Quan Holt cares for his young children, despite having his car, cash, and other valuables seized by law enforcement.
And that is where Holt’s case becomes both interesting and terribly dismaying. Holt is decidedly not a drug kingpin. In an interview with Alabama Appleseed, the former high school football star admitted to spending tens of thousands of dollars on the products he needed to manage his pain from the 2018 accident. Much of that money went to BePainFreeGlobal.com, the California-based outfit that ships nationwide, seemingly with impunity, despite state and federal laws explicitly barring it from doing so. In fact, Holt’s attorney, Mike Segrest, told Appleseed he offered to share with ALEA receipts and other evidence of BePainFreeGlobal’s activity, which could potentially help law enforcement investigate the business. Segrest said ALEA responded to his offer by threatening to file federal charges against Holt for using the U.S. Postal Service to receive contraband.
The steep charges against Holt gave Alabama authorities leverage over more than his liberty. They also enabled law enforcement to seize his property under Alabama’s expansive civil asset forfeiture law, which allows the state to take and keep currency, vehicles, houses, land, weapons, and virtually any other item that is they believe is the proceeds of, or was used to facilitate, criminal activity.
Holt has not yet been indicted, so the outcome of the criminal charges against him is still unknown. Regardless, he is already suffering the consequences: he’s broke, he lost his car, and his untreated pain makes every moment agony.
He earns a little money from his job at the front desk of a doctor’s office, but between child support for his two children (a daughter from a prior relationship and a young son from the marriage that just ended), payments to his bail bondsman, and other expenses, it’s not enough. His doctor prescribed pain medication and a muscle relaxant, Holt said. But “my prescription has been sitting at the pharmacy for about a week because I do not have the funds to go and get it.”
But what of the other consequences? Should Holt lose his valuables because he was treating his pain with a type of medication that is legal in states where the overwhelming majority of Americans live?
Alabama says yes. In its complaint, the state says the items it seized: $9,306, the Dodge Challenger, and the firearms, were “used, or intended for use, in a transaction which would be in violation of the Alabama Controlled Substances Act or other laws of the State of Alabama concerning controlled substances and/or that said vehicle and weapon were used, or intended for use, to transport, or in any manner facilitate the transportation, manufacture, sale, receipt, possession, or concealment of a controlled substance or precursor to manufacture in violation of the Alabama Controlled Substances Act amended and/or is a traceable drug asset.”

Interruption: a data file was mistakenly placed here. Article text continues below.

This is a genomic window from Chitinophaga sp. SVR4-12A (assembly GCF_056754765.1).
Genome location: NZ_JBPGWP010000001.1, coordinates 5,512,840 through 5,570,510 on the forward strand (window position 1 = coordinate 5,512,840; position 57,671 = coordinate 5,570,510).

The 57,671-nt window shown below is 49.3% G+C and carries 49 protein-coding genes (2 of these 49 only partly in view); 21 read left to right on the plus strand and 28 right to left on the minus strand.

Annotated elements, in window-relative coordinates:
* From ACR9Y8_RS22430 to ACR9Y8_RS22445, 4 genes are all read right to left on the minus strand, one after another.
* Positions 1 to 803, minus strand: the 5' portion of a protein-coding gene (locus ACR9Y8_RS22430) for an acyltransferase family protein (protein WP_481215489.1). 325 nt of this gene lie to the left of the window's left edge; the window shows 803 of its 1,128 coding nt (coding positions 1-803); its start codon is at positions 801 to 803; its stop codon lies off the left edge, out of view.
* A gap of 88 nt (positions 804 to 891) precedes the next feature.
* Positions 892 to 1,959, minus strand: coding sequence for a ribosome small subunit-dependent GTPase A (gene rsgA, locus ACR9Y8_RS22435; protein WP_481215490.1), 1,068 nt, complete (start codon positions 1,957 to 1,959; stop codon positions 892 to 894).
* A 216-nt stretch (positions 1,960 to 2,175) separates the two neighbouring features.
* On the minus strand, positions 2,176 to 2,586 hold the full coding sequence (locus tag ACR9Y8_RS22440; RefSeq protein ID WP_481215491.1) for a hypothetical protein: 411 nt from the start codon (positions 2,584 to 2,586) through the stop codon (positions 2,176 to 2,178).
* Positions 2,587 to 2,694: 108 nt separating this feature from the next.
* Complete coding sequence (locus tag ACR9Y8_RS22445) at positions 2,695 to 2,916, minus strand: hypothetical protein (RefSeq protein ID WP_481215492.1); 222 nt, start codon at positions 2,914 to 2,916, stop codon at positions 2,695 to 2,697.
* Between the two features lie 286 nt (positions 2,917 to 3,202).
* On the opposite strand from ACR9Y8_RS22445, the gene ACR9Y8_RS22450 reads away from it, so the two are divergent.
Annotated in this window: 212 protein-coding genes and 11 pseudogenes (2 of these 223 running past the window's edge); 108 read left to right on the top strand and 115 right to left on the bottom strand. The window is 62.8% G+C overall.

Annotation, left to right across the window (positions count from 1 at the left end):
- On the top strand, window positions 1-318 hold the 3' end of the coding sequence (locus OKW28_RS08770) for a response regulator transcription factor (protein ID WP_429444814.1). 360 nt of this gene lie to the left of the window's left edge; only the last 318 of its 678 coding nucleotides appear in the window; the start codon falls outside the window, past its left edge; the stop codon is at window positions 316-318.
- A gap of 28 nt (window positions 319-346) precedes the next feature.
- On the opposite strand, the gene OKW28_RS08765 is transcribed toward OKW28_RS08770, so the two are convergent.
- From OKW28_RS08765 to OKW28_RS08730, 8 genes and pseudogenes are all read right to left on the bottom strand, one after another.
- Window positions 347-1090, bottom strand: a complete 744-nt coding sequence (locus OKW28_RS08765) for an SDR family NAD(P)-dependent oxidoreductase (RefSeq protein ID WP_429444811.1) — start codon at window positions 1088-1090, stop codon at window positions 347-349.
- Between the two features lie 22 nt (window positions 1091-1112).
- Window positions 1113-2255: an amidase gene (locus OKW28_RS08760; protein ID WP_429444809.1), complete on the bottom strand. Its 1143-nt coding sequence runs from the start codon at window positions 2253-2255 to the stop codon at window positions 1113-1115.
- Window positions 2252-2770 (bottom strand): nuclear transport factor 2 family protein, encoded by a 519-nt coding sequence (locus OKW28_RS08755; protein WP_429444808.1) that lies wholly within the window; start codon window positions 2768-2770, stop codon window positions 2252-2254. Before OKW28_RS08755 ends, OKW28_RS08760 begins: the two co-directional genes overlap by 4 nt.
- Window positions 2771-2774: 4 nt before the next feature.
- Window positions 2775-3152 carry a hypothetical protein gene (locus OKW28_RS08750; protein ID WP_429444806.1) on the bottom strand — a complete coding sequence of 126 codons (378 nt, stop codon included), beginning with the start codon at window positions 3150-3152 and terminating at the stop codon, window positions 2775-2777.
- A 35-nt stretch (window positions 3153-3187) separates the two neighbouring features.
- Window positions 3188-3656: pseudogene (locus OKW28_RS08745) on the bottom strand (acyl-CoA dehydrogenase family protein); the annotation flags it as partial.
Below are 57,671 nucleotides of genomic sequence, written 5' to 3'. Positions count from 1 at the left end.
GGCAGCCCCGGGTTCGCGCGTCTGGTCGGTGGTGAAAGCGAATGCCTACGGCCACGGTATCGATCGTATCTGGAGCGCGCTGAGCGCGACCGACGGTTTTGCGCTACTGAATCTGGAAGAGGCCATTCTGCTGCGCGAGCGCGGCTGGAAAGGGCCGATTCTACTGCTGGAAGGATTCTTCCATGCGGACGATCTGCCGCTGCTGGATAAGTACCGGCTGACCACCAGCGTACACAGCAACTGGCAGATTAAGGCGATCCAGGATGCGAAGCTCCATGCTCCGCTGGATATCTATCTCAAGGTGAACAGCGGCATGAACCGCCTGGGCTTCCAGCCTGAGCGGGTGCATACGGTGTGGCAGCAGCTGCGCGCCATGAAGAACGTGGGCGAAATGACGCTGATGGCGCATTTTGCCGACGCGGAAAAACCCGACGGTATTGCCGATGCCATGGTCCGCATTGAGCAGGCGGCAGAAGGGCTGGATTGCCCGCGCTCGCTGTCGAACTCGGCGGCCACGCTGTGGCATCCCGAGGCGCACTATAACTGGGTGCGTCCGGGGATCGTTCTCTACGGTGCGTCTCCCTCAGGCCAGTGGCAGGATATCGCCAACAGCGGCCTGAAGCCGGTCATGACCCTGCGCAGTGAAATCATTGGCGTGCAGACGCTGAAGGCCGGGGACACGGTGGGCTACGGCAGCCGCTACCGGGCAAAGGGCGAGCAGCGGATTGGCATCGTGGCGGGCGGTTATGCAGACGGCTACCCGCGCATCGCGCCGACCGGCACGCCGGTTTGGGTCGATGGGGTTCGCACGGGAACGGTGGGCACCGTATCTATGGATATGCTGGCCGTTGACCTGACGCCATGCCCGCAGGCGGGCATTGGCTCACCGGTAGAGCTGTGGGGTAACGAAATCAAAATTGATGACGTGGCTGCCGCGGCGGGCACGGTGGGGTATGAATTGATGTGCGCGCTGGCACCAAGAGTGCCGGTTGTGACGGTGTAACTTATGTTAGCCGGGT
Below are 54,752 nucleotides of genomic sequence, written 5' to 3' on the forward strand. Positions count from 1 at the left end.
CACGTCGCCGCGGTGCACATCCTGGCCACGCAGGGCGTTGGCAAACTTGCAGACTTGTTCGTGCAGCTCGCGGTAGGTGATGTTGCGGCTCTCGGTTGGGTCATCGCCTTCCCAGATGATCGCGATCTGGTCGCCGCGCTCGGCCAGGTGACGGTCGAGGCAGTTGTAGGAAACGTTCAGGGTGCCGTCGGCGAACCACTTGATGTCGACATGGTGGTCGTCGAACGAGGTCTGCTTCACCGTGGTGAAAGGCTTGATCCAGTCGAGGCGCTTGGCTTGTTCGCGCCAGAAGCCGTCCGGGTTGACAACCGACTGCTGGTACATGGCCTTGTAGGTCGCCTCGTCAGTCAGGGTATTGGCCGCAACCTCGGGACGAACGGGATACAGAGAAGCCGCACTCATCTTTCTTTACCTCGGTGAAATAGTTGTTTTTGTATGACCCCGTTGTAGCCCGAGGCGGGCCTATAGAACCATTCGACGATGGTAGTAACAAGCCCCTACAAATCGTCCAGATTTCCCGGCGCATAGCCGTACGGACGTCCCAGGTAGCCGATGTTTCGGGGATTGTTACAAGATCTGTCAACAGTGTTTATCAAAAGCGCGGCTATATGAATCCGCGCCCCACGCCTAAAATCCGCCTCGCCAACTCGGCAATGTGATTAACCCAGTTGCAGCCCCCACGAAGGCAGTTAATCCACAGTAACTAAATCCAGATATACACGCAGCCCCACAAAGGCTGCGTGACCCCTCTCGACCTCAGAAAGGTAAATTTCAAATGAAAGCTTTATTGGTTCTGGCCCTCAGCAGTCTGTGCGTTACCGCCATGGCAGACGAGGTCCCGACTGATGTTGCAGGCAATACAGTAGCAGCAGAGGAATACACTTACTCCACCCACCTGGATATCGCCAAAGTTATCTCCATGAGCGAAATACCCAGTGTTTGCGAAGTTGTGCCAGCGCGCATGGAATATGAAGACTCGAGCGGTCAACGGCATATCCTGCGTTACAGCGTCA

Boiled down, that avalanche of law enforcement argot means the state is pretty sure all that stuff is somehow linked to a crime. According to Segrest, ALEA asserts that the mere fact that the Challenger had marijuana in it means the state is entitled to keep it.
Pursuant to that assertion, in its complaint, the state “respectfully request[s]” that, if the money is “condemned,” (that is, if a judge decides Holt should never get it back), 70 percent ($6,514.20) be given to the Alabama Law Enforcement Agency, 20 percent ($1,861.20) to the Lee County District Attorney’s Fund, and 10 percent ($930.60) to the Alabama Department of Forensic Science’s Auburn Lab.
It asks that the “monetary proceeds” of the Dodge Challenger – a sports car that cost Holt more than $40,000 off the lot – be divided the same way, and suggests the firearms be given to the Alabama Law Enforcement Agency for “general law enforcement purposes or destruction.”
Quan Holt’s situation – police seizing property he acquired as a result of his kindness to a stranger nearly costing him his life – seems uniquely unjust. But it is just the latest in a long line of examples of law enforcement profiting wildly from civil asset forfeiture where the public safety benefits are tenuous at best.
In 2017, the Alabama Appleseed Center for Law & Justice and the Southern Poverty Law Center undertook an extensive review of Alabama civil forfeiture cases. We examined 1,110 cases in 14 counties, representing 1,591 civil asset forfeiture cases filed in Alabama in 2015.
In 55 percent of cases we examined where criminal charges were filed, the charges were related to marijuana. In 18 percent of cases where criminal charges were filed, the charge was simple possession of marijuana and/or paraphernalia – crimes that require the person to part with money or valuables in order to commit them.
Segrest, the lawyer who represents Holt in both the criminal and civil proceedings, is mounting a vigorous challenge to both. Among other things, he observes that Holt was not living at the residence when police served his wife with the search warrant – that in fact, he only came there because his wife messaged him and asked him to come and talk after law enforcement had already threatened her with arrest. The search and seizure of the car and its contents, he argues, was illegal.
Segrest makes another argument about the seizure’s constitutionality, one that goes to the heart of an evolving argument about limits of civil asset forfeiture and the use of financial penalties more broadly. Even if the search was legal, he says, the property seized cannot be forfeited because it is disproportionate to the crime committed.
Segrest’s argument is based on new constitutional law stemming from the 2013 case of Tyson Timbs, an Indiana resident who used life insurance money he received after his father died to buy a $42,000 Land Rover. Timbs, who was addicted to and occasionally sold opioids, also once used the Land Rover to travel to a location where he sold heroin to undercover officers. He was arrested on his way to another sale, and law enforcement seized the vehicle.